Can an ensemble of downscaled global hydrological model outputs improve the performance and spatially disaggregate the output of a catchment scale model in data scarce contexts?

Marko Kallio, Joseph H.A. Guillaume, Alexander J. Horton, Timo Räsänen

Research output: Contribution to conferenceAbstractScientific


Global climate and hydrological modelling have shown that human influence on the hydrosphere has been growing and is projected to continue increasing. Global models can inform us of the regional trends and events occurring in the stream network, however, operational water management and research often require tailored and detailed modelling to support decision making. Decisions on which kind of hydrological model (lumped, distributed) and at what scale can, however, impact on the usability of the model outputs for use cases which were not anticipated during the model set-up.

Here we conduct two experiments with an objective to determine whether an ensemble of a downscaled Global Hydrological Models (GHM) can be used 1) to improve the performance, and 2) to spatially disaggregate the output of a catchment scale model to its sub-basins. We use two existing distributed models set up for research purposes in the Sekong, Sesan, and Srepok Rivers (a major tributary of the Mekong), and in the Grijalva-Usumacinta catchments in Mexico. In the first experiment, we downscale off-the-shelf runoff products from the Inter-Sectoral Impact Model Intercomparison Project (ISIMIP) using a recently developed areal interpolation method, route the downscaled runoff, and apply model averaging on an ensemble consisting of the downscaled GHM timeseries and the output of the distributed model at the observation stations. In the second experiment, we downscale and route runoff from the GHMs down the river network, as in the first experiment. During the routing step we record the sub-basin of origin and the timestep of runoff as it reaches an observation station. This record is then used to reconstruct a distributed estimate of discharge (back-traced from the existing model output) in all river reaches. We validate the reconstructed distributed estimates by comparing their spatial distribution to the outputs of the original distributed hydrological models, and against streamflow records.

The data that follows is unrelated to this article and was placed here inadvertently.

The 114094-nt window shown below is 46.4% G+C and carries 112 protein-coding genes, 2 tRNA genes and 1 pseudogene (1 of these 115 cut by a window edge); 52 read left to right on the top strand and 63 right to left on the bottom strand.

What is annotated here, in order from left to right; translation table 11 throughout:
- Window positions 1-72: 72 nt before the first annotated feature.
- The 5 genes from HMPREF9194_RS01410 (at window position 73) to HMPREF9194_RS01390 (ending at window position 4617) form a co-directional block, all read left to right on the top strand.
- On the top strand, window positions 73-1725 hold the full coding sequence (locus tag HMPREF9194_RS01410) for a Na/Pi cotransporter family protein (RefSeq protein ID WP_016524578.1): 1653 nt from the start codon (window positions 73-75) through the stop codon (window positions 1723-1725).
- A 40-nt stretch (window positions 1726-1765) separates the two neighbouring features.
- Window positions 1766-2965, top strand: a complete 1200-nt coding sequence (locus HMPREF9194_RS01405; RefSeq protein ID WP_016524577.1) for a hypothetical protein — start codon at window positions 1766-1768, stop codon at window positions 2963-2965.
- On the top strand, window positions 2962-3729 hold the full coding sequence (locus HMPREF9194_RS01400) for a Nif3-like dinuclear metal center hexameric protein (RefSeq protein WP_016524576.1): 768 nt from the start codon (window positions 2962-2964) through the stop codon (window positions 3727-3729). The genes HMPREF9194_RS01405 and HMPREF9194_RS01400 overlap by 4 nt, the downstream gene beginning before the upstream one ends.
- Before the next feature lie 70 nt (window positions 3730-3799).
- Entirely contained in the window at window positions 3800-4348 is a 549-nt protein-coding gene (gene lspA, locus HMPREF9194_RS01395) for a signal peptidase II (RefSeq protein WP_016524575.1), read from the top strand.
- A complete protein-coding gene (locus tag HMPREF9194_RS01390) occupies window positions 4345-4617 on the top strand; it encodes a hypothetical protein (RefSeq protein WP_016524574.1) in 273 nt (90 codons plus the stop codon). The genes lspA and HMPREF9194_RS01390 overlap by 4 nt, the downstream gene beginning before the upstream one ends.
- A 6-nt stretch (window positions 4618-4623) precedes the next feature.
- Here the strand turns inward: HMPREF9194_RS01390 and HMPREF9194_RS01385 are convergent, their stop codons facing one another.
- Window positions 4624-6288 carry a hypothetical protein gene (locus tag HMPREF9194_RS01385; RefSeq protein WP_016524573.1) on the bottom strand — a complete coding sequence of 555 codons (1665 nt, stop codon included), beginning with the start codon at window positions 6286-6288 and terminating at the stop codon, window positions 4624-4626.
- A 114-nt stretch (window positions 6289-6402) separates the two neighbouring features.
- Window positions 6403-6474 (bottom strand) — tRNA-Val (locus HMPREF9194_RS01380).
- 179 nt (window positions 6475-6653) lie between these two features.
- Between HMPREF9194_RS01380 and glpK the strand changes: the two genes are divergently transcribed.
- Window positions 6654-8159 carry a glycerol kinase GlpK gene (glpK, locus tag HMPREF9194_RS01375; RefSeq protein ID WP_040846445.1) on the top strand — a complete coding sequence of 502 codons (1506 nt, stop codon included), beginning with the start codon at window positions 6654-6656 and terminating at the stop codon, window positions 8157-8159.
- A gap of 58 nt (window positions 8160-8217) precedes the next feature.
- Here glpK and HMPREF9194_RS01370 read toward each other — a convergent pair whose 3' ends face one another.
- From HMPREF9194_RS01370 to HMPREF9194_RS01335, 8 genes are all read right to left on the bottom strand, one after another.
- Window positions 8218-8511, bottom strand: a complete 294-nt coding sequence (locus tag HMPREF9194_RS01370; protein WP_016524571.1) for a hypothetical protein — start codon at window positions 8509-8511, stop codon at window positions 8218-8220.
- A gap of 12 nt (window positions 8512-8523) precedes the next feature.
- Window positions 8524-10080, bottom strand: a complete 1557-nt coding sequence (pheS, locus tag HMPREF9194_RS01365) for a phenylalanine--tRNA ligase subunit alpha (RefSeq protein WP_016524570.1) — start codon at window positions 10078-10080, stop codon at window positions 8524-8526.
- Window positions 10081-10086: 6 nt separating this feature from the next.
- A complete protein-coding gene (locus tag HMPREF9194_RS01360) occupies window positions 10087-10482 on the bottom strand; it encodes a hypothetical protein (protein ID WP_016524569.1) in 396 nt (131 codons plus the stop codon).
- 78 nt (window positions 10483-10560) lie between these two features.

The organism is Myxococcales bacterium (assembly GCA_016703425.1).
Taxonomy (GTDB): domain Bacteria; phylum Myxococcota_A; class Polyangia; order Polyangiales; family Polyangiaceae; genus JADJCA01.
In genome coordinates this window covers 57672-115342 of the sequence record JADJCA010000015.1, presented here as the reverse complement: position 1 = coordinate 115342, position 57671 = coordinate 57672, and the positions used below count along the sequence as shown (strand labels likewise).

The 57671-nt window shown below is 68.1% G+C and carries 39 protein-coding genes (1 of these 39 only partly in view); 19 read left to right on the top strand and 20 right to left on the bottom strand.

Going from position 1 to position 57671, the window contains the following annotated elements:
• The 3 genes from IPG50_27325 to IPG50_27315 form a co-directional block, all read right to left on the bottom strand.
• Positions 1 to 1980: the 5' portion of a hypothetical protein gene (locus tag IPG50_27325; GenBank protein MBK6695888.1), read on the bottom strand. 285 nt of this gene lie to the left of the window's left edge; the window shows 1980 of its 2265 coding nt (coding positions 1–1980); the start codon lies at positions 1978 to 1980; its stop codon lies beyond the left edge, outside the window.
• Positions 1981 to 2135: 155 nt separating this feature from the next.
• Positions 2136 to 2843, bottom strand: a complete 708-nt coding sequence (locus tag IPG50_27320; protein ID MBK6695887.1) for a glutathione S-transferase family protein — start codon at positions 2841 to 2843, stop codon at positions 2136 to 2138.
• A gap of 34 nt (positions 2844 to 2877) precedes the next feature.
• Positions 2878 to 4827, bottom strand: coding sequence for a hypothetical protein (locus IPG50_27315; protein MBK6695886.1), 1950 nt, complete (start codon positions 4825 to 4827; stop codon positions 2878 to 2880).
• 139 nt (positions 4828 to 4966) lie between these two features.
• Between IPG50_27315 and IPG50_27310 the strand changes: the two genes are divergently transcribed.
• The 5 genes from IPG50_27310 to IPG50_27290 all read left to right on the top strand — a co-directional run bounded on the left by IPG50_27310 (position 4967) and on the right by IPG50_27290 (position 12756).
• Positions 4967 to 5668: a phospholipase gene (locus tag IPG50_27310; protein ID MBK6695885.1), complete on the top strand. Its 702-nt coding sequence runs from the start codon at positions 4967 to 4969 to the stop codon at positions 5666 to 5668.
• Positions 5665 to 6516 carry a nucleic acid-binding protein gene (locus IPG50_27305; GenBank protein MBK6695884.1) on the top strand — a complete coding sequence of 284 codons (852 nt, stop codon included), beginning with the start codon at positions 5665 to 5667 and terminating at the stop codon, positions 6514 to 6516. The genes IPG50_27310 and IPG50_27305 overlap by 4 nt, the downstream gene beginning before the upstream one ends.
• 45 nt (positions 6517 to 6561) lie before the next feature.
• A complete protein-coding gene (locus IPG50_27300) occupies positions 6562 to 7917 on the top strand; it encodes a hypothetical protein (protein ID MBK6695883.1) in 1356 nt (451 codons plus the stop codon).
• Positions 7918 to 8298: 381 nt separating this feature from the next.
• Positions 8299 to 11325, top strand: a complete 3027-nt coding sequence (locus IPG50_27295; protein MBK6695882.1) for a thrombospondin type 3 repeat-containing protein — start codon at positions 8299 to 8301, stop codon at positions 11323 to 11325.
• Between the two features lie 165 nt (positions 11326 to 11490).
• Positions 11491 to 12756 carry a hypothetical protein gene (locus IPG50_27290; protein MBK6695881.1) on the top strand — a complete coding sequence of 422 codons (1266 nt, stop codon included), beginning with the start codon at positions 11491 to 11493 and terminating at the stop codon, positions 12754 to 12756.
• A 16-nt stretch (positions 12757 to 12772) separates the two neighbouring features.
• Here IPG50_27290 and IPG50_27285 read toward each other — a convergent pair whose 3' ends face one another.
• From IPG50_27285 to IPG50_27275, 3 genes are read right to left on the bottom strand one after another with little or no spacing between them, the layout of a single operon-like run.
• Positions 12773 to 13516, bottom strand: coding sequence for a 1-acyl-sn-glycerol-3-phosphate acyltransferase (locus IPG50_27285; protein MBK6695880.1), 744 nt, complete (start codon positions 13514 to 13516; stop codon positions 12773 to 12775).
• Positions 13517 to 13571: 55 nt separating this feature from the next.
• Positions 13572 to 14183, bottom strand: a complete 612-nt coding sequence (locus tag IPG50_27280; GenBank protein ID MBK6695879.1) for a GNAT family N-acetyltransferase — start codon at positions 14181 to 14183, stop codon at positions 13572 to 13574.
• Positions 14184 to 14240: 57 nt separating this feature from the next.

Our initial experiments show that the downscaled estimates from GHMs have potential to increase the performance of the model outputs. We also show that the reconstruction of hydrographs in sub-basins of the modelled area is possible, however, the uncertainties related to the method are large and the estimates are sensitive to the routing solution used in the back-tracing, and to the performance of the ensemble of GHMs.

The methodology has potential for improving the usability of GHMs in local contexts. Owing to the promptly available GHM outputs, the method allows for swift exploration of hydrological questions before a proper modelling experiment is set up. Using GHMs as supplementary ensemble members can also aid in locations where calibration of the models is difficult due to scarce or ill-fitting data, or when the original choice of model fails to capture some aspects of the hydrograph.
Original languageEnglish
Publication statusPublished - 2020
MoE publication typeNot Eligible
EventEuropean Geosciences Union General Assembly - Virtual, Online, Vienna, Austria
Duration: 4 May 20208 May 2020


ConferenceEuropean Geosciences Union General Assembly
Abbreviated titleEGU
Internet address


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